• rate this
    +1

    Comment number 133.

    @El Matador

    'the latter is sadly EM. Labour sure did pick the wrong brother - what a joker he is'

    Neither of them are electable. They're both tainted by the 1997 - 2010 imbecility that landed us with 180bn quid annual deficits and the deepest recession in 80 years.

    The only people more unelectable would be Ned Balls or Gordon Brown.

  • rate this
    +1

    Comment number 132.

    "French foreign minister Laurent Fabius said his country would "roll out the red carpet" for businesses who may be less keen to invest in the UK in the event of an exit"

    Good luck convincing the CEO and top managers to move to France and to hand over 75% of their salary.

  • rate this
    +45

    Comment number 131.

    Was anybody else surprised at how unprepared Ed Milliband was. His no referendum pitch will haunt him and I bet it will change before the election.

  • rate this
    -1

    Comment number 130.

    '
    @92. Well said. Cameron is playing party politics here, it being a short term ploy to give the shower he leads some hope at the next election by moving onto UKIP ground. He's playing a dangerous game with our economic future here.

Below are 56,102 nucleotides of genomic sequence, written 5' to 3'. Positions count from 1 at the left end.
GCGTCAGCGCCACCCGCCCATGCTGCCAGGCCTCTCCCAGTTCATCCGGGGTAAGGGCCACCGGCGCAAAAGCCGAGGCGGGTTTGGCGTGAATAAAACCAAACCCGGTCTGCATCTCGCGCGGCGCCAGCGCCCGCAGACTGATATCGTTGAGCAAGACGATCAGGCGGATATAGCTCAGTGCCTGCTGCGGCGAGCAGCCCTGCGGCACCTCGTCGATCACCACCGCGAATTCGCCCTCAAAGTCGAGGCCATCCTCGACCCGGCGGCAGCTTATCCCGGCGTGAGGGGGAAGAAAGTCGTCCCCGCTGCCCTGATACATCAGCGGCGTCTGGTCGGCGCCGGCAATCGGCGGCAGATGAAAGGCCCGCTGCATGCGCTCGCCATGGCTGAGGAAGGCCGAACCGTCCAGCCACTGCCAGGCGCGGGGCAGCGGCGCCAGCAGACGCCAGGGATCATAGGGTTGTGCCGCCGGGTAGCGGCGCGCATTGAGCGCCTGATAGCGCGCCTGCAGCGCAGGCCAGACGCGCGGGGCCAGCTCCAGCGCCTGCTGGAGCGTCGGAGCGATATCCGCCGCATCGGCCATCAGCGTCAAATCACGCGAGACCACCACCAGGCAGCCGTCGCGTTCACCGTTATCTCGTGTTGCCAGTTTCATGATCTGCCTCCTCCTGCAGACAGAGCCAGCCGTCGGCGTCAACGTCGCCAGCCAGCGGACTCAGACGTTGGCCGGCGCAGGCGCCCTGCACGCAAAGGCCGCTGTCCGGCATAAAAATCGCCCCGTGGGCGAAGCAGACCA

Sorry scratch that, it's what he's been doing for the last two years anyway.

  • rate this
    +1

    Comment number 129.

    105. Cheddy

    If it were not for the EU we would be better off.. not only smaller businesses unbound by EU treaties.. but the 65.2 Bn a year we give them which could be much better spent towards helping this country get back on its feet, as for that... the Common market is available to everyone in the world.. and even if trade drops.. free to trade with the rest of the world. will see a boom here

  • rate this
    +46

    Comment number 128.

    It has always been "what's in it for me?" across the EU membership: France treats the EU like a piggy bank for CAP, smaller land-locked countries next to France and Germany will always be keen, banana economies like Greece just wants the loan again and again.

    UK did badly under Blair when he gave away much to the EU with nothing to show for, except for his own social standing amongst EU leaders.

  • rate this
    -5

    Comment number 127.

    "Britain can't just opt out of all the regulations and then expect to compete based on longer hours of work and lower standards."

    The above is an admission that these regulations do, in fact, reduce efficiency and competitiveness. Here's a thought - economic inefficiency creates high unemployment and increases our welfare bill which both act to reduce net wages

  • rate this
    +2

    Comment number 126.

    97 Stephenruss